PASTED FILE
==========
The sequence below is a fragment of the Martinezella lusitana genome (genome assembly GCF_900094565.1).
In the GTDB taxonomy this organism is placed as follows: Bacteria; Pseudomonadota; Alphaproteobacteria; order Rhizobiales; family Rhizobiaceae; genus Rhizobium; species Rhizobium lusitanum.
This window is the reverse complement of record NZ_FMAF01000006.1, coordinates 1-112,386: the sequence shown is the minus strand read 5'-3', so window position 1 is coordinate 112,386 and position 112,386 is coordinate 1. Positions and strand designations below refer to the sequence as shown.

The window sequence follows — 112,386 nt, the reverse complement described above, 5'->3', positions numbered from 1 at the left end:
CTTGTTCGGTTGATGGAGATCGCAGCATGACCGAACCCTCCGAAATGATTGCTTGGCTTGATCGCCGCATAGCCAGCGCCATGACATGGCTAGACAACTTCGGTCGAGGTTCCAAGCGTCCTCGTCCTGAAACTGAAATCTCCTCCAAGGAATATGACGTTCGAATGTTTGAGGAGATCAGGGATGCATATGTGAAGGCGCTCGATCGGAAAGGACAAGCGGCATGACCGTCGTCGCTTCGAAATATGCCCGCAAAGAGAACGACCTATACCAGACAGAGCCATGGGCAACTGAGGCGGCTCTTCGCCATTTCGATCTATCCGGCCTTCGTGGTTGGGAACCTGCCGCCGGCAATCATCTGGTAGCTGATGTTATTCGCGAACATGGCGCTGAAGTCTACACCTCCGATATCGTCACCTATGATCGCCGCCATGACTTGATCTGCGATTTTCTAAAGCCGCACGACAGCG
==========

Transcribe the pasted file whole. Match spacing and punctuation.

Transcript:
The sequence below is a fragment of the Martinezella lusitana genome (genome assembly GCF_900094565.1).
In the GTDB taxonomy this organism is placed as follows: Bacteria; Pseudomonadota; Alphaproteobacteria; order Rhizobiales; family Rhizobiaceae; genus Rhizobium; species Rhizobium lusitanum.
This window is the reverse complement of record NZ_FMAF01000006.1, coordinates 1-112,386: the sequence shown is the minus strand read 5'-3', so window position 1 is coordinate 112,386 and position 112,386 is coordinate 1. Positions and strand designations below refer to the sequence as shown.

The window sequence follows — 112,386 nt, the reverse complement described above, 5'->3', positions numbered from 1 at the left end:
CTTGTTCGGTTGATGGAGATCGCAGCATGACCGAACCCTCCGAAATGATTGCTTGGCTTGATCGCCGCATAGCCAGCGCCATGACATGGCTAGACAACTTCGGTCGAGGTTCCAAGCGTCCTCGTCCTGAAACTGAAATCTCCTCCAAGGAATATGACGTTCGAATGTTTGAGGAGATCAGGGATGCATATGTGAAGGCGCTCGATCGGAAAGGACAAGCGGCATGACCGTCGTCGCTTCGAAATATGCCCGCAAAGAGAACGACCTATACCAGACAGAGCCATGGGCAACTGAGGCGGCTCTTCGCCATTTCGATCTATCCGGCCTTCGTGGTTGGGAACCTGCCGCCGGCAATCATCTGGTAGCTGATGTTATTCGCGAACATGGCGCTGAAGTCTACACCTCCGATATCGTCACCTATGATCGCCGCCATGACTTGATCTGCGATTTTCTAAAGCCGCACGACAGCG